[Date Prev][Date Next] [Thread Prev][Thread Next] [Date Index] [Thread Index]

Re: mod_ldap for proftpd is now post-card licensed (proftpd 1.2.7+)...

[your linewrapping is weird]

On Wed, Feb 05, 2003 at 08:56:32AM +1300, Nick Phillips wrote:
> >"those alternative terms cannot restrict the licensing of the work 
> >under
> >the GPL, or the application of the GPL is void."
> >
> >...because it's not the GPL anymore.  It's a something-else license.
> If we agree above, then I think that statement is misleading; it would
> imply that the GPL as overridden by the "something else" is void.

I'm sorry, but I don't understand what's misleading about saying that
the GPL doesn't apply when it doesn't.

> On the second point, of course I agree that *overall*, it's not the
> GPL any more and should not be described as such.

I think it is sloppy to conceive of a license as being "overall" not the
GPL, but as being the GPL in some other sense.  A work is either
licensed under the GNU GPL or it is not.  (Admittedly, the FSF muddies
the waters a little bit by promoting the language "either version 2, or,
at your option, any later version" or words to that effect.)

> >Not invalid, but it doesn't make sense to pretend that such things are
> >licensed under the GNU GPL, because they aren't, despite the appearance
> >of the GNU GPL's license text.
> Agreed; it's the 'not invalid' that is important to me at this point.

I'm losing sight of what *is* important to you.  Please clarify.

> >What is self-delusional about my statement?  What more would you care
> >to read into my words?
> Not your statement then, clearly. Just those of several people who
> have evidently misinterpreted your original statement as described
> above.

I cannot be held wholly responsible for other people's
misinterpretations of my statements.  It takes two to communicate.  If
you'll point out who is employing my words to ends I did not intend, or
who is misrepresenting my position, I'll try to correct them.

> >It may not make sense.  The GPL could be effectively modified such that
> >the resulting license is nonsense.
> Agreed again; so could anything else. It's just not implicit in the
> situation described, which is the conclusion that often seems to be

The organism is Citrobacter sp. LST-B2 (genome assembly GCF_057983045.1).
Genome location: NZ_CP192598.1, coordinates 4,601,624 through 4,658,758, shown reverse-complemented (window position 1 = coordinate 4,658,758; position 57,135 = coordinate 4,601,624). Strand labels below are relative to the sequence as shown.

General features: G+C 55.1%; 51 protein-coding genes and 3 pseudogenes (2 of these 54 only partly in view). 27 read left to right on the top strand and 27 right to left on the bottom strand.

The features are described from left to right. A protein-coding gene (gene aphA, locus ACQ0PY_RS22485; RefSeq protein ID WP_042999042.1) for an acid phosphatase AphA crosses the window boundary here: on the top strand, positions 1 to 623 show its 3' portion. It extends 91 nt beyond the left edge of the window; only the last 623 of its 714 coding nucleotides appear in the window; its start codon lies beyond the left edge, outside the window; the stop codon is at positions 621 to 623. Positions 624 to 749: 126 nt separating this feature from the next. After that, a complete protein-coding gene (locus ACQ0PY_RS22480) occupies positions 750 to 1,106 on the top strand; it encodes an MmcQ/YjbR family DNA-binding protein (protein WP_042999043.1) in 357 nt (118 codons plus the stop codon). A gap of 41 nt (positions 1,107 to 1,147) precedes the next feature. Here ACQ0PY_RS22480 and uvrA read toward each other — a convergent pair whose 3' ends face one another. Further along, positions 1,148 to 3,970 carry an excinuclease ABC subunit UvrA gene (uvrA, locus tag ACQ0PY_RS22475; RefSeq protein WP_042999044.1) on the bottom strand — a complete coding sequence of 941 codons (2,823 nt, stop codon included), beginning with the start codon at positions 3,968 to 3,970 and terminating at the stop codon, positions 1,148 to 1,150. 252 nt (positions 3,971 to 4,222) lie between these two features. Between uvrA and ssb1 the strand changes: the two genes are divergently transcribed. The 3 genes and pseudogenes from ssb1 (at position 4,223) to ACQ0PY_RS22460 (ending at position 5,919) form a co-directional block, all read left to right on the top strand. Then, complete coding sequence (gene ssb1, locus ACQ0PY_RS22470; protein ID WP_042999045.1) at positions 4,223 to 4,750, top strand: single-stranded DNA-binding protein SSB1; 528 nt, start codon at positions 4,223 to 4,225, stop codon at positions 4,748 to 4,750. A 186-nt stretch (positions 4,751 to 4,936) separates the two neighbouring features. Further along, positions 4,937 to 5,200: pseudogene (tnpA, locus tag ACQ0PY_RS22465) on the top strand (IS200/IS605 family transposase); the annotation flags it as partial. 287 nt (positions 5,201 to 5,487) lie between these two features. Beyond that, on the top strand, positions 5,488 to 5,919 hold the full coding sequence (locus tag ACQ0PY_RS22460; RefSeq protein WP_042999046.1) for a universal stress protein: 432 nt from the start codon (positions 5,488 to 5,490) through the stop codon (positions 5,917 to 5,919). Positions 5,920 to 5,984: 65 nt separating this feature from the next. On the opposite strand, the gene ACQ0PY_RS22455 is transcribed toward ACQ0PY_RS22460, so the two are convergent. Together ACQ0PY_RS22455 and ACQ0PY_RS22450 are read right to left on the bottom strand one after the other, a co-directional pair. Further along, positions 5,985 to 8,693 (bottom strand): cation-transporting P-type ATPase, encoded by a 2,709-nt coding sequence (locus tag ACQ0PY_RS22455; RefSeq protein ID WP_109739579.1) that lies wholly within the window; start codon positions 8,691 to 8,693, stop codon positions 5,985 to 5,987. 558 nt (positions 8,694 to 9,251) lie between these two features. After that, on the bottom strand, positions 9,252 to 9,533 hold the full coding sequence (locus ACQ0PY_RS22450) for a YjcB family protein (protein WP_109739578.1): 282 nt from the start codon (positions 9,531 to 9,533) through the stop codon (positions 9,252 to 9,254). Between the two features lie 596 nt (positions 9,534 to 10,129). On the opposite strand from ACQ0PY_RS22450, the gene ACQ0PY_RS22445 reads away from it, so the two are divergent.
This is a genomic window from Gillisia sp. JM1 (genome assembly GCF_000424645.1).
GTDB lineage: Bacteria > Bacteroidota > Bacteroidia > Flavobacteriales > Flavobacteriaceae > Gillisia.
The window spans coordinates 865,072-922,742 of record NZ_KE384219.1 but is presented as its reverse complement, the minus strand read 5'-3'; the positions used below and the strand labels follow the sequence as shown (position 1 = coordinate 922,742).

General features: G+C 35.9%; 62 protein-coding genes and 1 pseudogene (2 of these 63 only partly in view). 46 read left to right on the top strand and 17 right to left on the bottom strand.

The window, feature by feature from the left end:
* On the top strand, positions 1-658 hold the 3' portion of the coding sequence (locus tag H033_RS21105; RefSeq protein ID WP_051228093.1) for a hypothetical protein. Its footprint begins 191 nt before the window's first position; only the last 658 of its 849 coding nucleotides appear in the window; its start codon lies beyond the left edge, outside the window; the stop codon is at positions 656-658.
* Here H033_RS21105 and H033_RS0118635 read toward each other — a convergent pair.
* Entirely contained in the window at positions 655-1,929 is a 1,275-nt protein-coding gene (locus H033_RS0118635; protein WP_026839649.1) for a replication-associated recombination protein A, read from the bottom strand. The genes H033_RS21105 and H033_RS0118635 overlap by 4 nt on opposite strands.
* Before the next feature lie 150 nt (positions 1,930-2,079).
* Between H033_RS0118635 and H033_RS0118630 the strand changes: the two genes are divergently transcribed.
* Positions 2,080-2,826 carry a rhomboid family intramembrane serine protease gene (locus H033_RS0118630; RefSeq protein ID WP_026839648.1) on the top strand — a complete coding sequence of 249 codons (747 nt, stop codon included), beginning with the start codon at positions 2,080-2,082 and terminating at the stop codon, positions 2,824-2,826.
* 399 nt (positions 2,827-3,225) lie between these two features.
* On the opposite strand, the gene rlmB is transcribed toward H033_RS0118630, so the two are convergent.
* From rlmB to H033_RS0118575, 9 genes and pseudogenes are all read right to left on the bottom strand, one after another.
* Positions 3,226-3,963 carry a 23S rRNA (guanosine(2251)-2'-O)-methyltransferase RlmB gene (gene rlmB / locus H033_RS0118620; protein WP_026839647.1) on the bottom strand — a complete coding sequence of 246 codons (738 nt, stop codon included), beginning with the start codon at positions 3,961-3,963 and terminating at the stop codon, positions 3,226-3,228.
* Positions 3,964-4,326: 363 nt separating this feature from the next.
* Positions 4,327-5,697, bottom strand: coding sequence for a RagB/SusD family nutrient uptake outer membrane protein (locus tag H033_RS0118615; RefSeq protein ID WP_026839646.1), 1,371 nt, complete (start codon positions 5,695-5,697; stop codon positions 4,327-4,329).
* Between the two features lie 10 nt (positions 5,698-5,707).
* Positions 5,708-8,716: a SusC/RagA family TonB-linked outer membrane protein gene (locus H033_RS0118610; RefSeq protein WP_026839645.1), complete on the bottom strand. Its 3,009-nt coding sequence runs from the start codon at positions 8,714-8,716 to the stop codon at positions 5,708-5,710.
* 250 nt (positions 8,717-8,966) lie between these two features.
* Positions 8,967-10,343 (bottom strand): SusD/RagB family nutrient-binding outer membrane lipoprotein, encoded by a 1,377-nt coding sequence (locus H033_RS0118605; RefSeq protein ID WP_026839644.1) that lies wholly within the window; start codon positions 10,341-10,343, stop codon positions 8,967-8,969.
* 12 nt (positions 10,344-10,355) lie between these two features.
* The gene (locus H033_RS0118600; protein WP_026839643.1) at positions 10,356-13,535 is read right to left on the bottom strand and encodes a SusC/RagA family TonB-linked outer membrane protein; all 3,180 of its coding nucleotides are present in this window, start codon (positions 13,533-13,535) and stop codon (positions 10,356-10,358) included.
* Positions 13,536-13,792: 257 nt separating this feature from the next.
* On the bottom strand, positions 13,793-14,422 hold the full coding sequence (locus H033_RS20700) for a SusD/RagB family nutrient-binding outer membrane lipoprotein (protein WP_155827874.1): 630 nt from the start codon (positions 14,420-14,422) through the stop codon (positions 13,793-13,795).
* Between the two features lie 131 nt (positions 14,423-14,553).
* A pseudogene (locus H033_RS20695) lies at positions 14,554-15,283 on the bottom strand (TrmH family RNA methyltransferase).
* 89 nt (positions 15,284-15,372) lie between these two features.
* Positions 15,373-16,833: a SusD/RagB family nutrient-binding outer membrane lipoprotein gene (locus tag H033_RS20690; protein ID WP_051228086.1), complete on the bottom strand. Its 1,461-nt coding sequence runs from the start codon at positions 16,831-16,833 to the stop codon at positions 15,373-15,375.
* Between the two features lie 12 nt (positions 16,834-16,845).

> (erroneously) reached.

Conjoining a use restriction, as with the postcardware requirement under
discussion, with the GPL is impossible.  I do not understand what
misconception you are trying to defeat.

> Again possible, but not implicit.

I think you may be arguing against a straw man.  License riders on top
of the GPL are not inherently invalid or contradictory with the GPL
itself.  People use them all the time to permit linking against
GPL-incompatible libraries, for instance.  The FSF is fully cognizant of
this and even encourages it in particular circumstances.

That clueless people say clueless things about the GPL can't be all the
FSF's fault, just as clueless people saying clueless things about my
email messages cannot be all my fault.

> >I am disinterested in having a discussion with you if you're going to
> >put words in my mouth.  I'm sorry that you appear to be deeply
> >offended by the paragraph that Glenn Maynard quoted, but it doesn't
> >say the things you're accusing it of saying.  I suspect you are
> >letting your emotions get the better of you.
> Sorry, this part of my original mail was no longer directed at you in
> particular or indeed necessarily at all; I should probably have made
> that clear to start with.

Yes, please.  It is always good to note when you are changing the
audience to which your message is addressed in midstream.

> OK, I'd just like to be sure that we are being as straightforward as
> possible about these things, and not misleading authors.

I haven't seen any evidence that any misleading has been done in this
case.  Frankly, this seems a feeble defense of what appears to me to be
your ambiguation of the issue, rather than clarification.

> Maybe the best approach to people trying to do this kind of thing with
> the GPL would be to say something like "lots of people get confused
> when you start trying to add conditions around the GPL, so we'd
> suggest you don't do it..." ;)

Adding extra restrictions generally results in a non-license.  Adding
extra permissions is generally fine.  I therefore do not agree that your
recommended approach is prudent.  It will, I think, tend to reinforce a
widely-held misconception that the GPL doesn't play nicely without other
licenses.  The truth is that the GPL doesn't play nicely with licenses
that try to accomplish certain things.  There are several real and many
potential licenses with which the GPL has no conflict.

G. Branden Robinson                |      Intellectual property is neither
Debian GNU/Linux                   |      intellectual nor property.
branden@debian.org                 |      Discuss.
http://people.debian.org/~branden/ |      -- Linda Richman

Attachment: pgpL33jAHTIZu.pgp
Description: PGP signature

Reply to: